Is Cocaine and Viagra a Safe Mixing Combination?

Former NBA star Lamar Odom had blood spewing out of his nose and white stuff coming out of his mouth when he was found unconscious at a Las Vegas-area brothel in 2015, according to witnesses. Authorities concluded that Odom had taken cocaine and 10 doses of a Viagra-like medication, which put him on the brink of death.

His case may be an extreme example. Yet, it proves that abusing cocaine with an erectile dysfunction medication like Viagra (sildenafil) is indeed dangerous if not deadly. If both drugs do not produce lethal consequences, they can at least cause its users to incur permanent damage. One particular outcome is something called priapism.

Read on to learn more about priapism and the other dangers associated with cocaine and Viagra.

What Cocaine Does to the Body

Cocaine is derived from the coca plant, which is native to South America. This central nervous system (CNS) stimulant works by binding to the dopamine transporter. This action boosts dopamine in the brain’s pleasure center and produces a euphoria that is intense yet brief.

Because cocaine impacts the brain’s reward pathway so profoundly, users are compelled to binge this illicit drug. This is why the U.S. Drug Enforcement Administration (DEA) classifies cocaine as a Schedule II substance, a designation that means a drug has a high potential for abuse.

Plus, cocaine addiction can occur rather quickly, leaving the user prone to significant cardiovascular, central nervous system, and respiratory system damage.

By itself, cocaine can cause any of the following symptoms:

  • High blood pressure
  • High body temperature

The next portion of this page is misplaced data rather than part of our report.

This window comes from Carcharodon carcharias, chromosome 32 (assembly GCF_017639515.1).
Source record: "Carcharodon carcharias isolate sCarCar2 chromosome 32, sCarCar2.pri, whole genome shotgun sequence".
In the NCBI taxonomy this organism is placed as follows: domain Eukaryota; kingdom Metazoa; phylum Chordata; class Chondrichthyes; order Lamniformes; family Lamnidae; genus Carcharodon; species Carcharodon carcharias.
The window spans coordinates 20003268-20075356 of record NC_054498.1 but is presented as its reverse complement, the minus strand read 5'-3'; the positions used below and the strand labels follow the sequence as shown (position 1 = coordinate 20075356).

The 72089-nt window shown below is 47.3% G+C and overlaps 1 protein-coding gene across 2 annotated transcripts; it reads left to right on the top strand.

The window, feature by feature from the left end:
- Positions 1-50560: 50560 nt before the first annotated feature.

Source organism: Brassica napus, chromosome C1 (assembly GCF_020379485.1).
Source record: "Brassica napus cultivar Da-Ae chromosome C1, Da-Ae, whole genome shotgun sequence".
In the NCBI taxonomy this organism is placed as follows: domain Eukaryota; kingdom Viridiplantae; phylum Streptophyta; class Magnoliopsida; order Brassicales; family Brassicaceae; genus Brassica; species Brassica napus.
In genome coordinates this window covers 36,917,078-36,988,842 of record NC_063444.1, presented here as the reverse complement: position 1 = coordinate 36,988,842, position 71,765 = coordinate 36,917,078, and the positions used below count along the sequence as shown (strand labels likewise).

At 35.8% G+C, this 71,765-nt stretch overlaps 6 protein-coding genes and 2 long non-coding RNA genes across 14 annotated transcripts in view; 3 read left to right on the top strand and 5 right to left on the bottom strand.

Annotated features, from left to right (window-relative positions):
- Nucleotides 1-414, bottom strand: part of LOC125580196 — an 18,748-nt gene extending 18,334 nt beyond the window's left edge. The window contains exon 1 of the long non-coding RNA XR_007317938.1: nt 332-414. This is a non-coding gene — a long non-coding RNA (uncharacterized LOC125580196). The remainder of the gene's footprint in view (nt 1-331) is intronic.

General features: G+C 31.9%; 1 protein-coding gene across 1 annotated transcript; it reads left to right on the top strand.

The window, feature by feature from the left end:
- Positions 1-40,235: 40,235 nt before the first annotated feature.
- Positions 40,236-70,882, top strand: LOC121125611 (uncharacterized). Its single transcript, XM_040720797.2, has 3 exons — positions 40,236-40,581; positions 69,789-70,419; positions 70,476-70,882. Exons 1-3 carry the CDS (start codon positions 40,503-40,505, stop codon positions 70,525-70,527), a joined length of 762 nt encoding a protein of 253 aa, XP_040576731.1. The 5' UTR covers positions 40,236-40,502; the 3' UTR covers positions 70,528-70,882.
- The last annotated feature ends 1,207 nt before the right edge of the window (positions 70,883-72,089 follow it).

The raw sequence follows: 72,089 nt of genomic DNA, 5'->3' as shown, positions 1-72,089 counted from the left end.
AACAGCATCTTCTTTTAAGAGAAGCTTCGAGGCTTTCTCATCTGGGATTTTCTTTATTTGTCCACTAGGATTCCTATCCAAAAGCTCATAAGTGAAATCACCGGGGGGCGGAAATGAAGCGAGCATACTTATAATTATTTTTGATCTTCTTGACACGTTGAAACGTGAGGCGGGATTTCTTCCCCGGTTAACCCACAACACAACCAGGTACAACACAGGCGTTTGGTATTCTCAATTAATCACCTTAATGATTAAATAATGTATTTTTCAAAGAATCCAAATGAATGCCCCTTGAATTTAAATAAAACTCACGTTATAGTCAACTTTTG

• Increased heart rate
  • Disassociation with reality
  • Increased alertness
  • Intense feelings of joy

Cocaine overdose symptoms are life-threatening. Overdose can occur the first time you use cocaine or anytime thereafter. Those deleterious symptoms include:

  • Heart attacks
  • Seizures
  • Strokes
  • Hallucinations
  • Extreme agitation/anxiety
  • Difficulty breathing
  • High body temperature
  • High blood pressure

What Is Viagra?

It is rare for a medication to become a pop culture touchstone, but Viagra or “the little blue pill,” as it is often called, became that soon after it was introduced as erectile dysfunction (ED) medication in 1998.

But sildenafil, which is sold under the brand name of Viagra, had medical use before its unveiling as an ED medication. In 1989, scientists from the American pharmaceutical company Pfizer created sildenafil to help treat high blood pressure and angina.

In the following years, clinical trials for the drug found little effect on patients’ blood pressure, but there was an interesting side effect — a “big” side effect — that ended up changing the drug industry, states a report from Inverse.